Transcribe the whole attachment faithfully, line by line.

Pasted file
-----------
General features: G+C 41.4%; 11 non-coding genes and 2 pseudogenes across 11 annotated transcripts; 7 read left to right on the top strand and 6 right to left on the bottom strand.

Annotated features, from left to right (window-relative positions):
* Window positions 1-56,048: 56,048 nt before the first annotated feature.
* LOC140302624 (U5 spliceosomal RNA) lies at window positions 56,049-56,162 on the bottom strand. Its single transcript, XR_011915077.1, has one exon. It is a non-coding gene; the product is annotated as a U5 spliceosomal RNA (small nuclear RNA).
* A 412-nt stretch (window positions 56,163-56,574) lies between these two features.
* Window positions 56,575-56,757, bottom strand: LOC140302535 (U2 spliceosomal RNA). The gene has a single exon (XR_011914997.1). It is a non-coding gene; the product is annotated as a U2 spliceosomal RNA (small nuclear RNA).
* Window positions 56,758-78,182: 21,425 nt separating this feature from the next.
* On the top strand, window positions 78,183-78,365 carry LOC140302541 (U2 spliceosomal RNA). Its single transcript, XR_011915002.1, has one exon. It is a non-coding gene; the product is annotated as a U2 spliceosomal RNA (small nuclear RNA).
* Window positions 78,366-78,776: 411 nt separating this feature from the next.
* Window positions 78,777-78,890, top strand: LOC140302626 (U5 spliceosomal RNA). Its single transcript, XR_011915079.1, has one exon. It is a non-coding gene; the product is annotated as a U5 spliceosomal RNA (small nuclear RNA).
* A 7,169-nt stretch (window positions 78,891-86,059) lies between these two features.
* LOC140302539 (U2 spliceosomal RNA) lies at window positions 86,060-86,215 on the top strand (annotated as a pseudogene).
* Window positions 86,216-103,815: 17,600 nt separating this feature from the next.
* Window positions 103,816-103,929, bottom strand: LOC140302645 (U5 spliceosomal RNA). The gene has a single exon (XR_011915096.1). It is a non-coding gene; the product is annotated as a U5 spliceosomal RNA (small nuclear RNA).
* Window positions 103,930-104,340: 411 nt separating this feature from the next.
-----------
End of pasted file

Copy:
General features: G+C 41.4%; 11 non-coding genes and 2 pseudogenes across 11 annotated transcripts; 7 read left to right on the top strand and 6 right to left on the bottom strand.

Annotated features, from left to right (window-relative positions):
* Window positions 1-56,048: 56,048 nt before the first annotated feature.
* LOC140302624 (U5 spliceosomal RNA) lies at window positions 56,049-56,162 on the bottom strand. Its single transcript, XR_011915077.1, has one exon. It is a non-coding gene; the product is annotated as a U5 spliceosomal RNA (small nuclear RNA).
* A 412-nt stretch (window positions 56,163-56,574) lies between these two features.
* Window positions 56,575-56,757, bottom strand: LOC140302535 (U2 spliceosomal RNA). The gene has a single exon (XR_011914997.1). It is a non-coding gene; the product is annotated as a U2 spliceosomal RNA (small nuclear RNA).
* Window positions 56,758-78,182: 21,425 nt separating this feature from the next.
* On the top strand, window positions 78,183-78,365 carry LOC140302541 (U2 spliceosomal RNA). Its single transcript, XR_011915002.1, has one exon. It is a non-coding gene; the product is annotated as a U2 spliceosomal RNA (small nuclear RNA).
* Window positions 78,366-78,776: 411 nt separating this feature from the next.
* Window positions 78,777-78,890, top strand: LOC140302626 (U5 spliceosomal RNA). Its single transcript, XR_011915079.1, has one exon. It is a non-coding gene; the product is annotated as a U5 spliceosomal RNA (small nuclear RNA).
* A 7,169-nt stretch (window positions 78,891-86,059) lies between these two features.
* LOC140302539 (U2 spliceosomal RNA) lies at window positions 86,060-86,215 on the top strand (annotated as a pseudogene).
* Window positions 86,216-103,815: 17,600 nt separating this feature from the next.
* Window positions 103,816-103,929, bottom strand: LOC140302645 (U5 spliceosomal RNA). The gene has a single exon (XR_011915096.1). It is a non-coding gene; the product is annotated as a U5 spliceosomal RNA (small nuclear RNA).
* Window positions 103,930-104,340: 411 nt separating this feature from the next.